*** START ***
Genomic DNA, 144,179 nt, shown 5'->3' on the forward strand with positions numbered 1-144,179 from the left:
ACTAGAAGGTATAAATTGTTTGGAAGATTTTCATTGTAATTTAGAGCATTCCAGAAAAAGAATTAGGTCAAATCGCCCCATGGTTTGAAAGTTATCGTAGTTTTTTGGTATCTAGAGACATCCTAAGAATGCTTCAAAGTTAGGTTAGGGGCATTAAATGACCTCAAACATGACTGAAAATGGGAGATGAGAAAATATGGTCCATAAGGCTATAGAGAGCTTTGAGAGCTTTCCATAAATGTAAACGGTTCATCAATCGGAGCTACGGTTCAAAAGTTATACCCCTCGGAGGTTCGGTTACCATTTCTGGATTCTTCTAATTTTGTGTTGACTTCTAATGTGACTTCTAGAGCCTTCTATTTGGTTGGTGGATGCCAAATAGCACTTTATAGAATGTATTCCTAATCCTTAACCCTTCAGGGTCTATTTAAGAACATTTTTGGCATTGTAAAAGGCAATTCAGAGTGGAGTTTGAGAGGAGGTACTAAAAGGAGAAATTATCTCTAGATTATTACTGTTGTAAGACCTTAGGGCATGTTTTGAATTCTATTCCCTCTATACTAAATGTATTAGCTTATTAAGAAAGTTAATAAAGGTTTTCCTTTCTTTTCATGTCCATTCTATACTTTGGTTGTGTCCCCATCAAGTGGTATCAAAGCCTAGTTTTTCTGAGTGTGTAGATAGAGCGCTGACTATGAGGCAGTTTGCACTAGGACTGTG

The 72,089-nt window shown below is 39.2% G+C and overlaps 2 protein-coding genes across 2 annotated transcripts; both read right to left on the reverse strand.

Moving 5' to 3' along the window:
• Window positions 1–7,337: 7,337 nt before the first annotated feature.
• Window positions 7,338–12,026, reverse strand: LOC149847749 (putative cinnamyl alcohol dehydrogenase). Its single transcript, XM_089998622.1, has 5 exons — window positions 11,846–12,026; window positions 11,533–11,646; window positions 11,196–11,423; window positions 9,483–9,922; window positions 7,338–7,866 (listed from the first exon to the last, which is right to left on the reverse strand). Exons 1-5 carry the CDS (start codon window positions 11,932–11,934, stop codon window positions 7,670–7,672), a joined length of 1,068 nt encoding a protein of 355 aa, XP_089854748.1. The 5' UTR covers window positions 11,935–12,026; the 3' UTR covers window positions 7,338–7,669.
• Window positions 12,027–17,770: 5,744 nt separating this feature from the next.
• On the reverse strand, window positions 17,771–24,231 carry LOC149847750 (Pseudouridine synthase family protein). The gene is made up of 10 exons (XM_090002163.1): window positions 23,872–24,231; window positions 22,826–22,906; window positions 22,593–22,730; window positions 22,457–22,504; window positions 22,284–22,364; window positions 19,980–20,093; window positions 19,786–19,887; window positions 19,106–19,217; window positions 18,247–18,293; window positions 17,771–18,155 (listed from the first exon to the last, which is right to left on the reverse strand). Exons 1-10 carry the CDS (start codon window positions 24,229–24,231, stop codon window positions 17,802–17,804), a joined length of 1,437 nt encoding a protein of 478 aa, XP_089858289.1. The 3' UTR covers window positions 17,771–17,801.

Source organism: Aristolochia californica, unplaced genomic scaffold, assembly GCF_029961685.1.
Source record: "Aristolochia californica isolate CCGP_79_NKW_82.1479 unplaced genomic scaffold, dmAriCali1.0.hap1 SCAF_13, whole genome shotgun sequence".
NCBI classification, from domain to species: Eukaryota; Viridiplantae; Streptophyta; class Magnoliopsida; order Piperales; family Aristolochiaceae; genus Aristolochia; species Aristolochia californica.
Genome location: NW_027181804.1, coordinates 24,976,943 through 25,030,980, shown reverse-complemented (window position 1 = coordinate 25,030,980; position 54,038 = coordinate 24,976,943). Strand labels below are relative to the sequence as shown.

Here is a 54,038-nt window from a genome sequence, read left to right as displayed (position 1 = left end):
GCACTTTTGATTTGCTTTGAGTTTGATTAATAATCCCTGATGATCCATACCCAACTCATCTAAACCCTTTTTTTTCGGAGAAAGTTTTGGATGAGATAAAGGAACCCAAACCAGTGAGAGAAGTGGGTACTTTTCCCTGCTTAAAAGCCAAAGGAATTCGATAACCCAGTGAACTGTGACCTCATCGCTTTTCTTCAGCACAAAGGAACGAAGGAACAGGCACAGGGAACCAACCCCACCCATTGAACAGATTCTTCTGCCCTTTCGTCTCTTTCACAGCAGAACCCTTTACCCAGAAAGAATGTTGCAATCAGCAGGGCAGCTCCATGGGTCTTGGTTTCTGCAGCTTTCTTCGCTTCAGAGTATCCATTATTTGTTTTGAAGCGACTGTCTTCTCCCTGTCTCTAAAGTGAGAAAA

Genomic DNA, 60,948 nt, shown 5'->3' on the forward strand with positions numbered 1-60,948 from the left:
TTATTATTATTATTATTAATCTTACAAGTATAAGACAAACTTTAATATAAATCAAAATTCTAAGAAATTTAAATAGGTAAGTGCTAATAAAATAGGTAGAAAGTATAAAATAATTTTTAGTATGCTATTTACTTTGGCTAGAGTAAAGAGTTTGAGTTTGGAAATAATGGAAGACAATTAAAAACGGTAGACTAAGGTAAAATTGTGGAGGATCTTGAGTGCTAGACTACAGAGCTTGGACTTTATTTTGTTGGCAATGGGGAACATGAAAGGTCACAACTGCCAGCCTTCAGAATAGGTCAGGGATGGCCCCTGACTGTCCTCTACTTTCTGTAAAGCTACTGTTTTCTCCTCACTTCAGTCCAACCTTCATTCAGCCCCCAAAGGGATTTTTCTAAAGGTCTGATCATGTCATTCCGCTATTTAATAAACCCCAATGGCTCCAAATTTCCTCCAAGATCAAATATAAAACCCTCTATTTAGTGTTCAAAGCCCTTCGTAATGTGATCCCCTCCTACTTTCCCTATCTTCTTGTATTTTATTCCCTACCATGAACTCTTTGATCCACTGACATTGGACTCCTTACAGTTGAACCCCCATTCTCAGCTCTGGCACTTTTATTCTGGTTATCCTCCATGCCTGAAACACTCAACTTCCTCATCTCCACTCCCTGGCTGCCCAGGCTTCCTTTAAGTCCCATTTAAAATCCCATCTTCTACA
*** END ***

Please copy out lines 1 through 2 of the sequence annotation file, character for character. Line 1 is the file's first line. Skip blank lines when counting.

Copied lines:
Genomic DNA, 144,179 nt, shown 5'->3' on the forward strand with positions numbered 1-144,179 from the left:
ACTAGAAGGTATAAATTGTTTGGAAGATTTTCATTGTAATTTAGAGCATTCCAGAAAAAGAATTAGGTCAAATCGCCCCATGGTTTGAAAGTTATCGTAGTTTTTTGGTATCTAGAGACATCCTAAGAATGCTTCAAAGTTAGGTTAGGGGCATTAAATGACCTCAAACATGACTGAAAATGGGAGATGAGAAAATATGGTCCATAAGGCTATAGAGAGCTTTGAGAGCTTTCCATAAATGTAAACGGTTCATCAATCGGAGCTACGGTTCAAAAGTTATACCCCTCGGAGGTTCGGTTACCATTTCTGGATTCTTCTAATTTTGTGTTGACTTCTAATGTGACTTCTAGAGCCTTCTATTTGGTTGGTGGATGCCAAATAGCACTTTATAGAATGTATTCCTAATCCTTAACCCTTCAGGGTCTATTTAAGAACATTTTTGGCATTGTAAAAGGCAATTCAGAGTGGAGTTTGAGAGGAGGTACTAAAAGGAGAAATTATCTCTAGATTATTACTGTTGTAAGACCTTAGGGCATGTTTTGAATTCTATTCCCTCTATACTAAATGTATTAGCTTATTAAGAAAGTTAATAAAGGTTTTCCTTTCTTTTCATGTCCATTCTATACTTTGGTTGTGTCCCCATCAAGTGGTATCAAAGCCTAGTTTTTCTGAGTGTGTAGATAGAGCGCTGACTATGAGGCAGTTTGCACTAGGACTGTG